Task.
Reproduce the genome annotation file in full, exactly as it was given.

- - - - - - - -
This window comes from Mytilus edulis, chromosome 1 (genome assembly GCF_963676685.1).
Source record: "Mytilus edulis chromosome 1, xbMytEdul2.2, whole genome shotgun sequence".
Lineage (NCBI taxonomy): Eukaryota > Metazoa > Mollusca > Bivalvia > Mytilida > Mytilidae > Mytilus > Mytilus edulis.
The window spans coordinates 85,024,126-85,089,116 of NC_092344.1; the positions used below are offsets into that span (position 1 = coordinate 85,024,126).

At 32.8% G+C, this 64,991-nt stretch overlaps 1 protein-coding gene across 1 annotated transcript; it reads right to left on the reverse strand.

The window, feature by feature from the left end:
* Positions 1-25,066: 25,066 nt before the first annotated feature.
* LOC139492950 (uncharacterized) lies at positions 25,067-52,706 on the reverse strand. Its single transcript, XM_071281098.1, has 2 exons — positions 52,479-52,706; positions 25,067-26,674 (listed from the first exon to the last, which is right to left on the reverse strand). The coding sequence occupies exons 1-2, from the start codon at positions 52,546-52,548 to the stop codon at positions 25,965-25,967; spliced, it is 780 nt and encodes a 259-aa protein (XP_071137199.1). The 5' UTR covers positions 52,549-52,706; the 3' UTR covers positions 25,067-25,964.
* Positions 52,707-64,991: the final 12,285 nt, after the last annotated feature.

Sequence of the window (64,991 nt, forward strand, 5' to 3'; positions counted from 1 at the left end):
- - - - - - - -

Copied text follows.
This window comes from Mytilus edulis, chromosome 1 (genome assembly GCF_963676685.1).
Source record: "Mytilus edulis chromosome 1, xbMytEdul2.2, whole genome shotgun sequence".
Lineage (NCBI taxonomy): Eukaryota > Metazoa > Mollusca > Bivalvia > Mytilida > Mytilidae > Mytilus > Mytilus edulis.
The window spans coordinates 85,024,126-85,089,116 of NC_092344.1; the positions used below are offsets into that span (position 1 = coordinate 85,024,126).

At 32.8% G+C, this 64,991-nt stretch overlaps 1 protein-coding gene across 1 annotated transcript; it reads right to left on the reverse strand.

The window, feature by feature from the left end:
* Positions 1-25,066: 25,066 nt before the first annotated feature.
* LOC139492950 (uncharacterized) lies at positions 25,067-52,706 on the reverse strand. Its single transcript, XM_071281098.1, has 2 exons — positions 52,479-52,706; positions 25,067-26,674 (listed from the first exon to the last, which is right to left on the reverse strand). The coding sequence occupies exons 1-2, from the start codon at positions 52,546-52,548 to the stop codon at positions 25,965-25,967; spliced, it is 780 nt and encodes a 259-aa protein (XP_071137199.1). The 5' UTR covers positions 52,549-52,706; the 3' UTR covers positions 25,067-25,964.
* Positions 52,707-64,991: the final 12,285 nt, after the last annotated feature.

Sequence of the window (64,991 nt, forward strand, 5' to 3'; positions counted from 1 at the left end):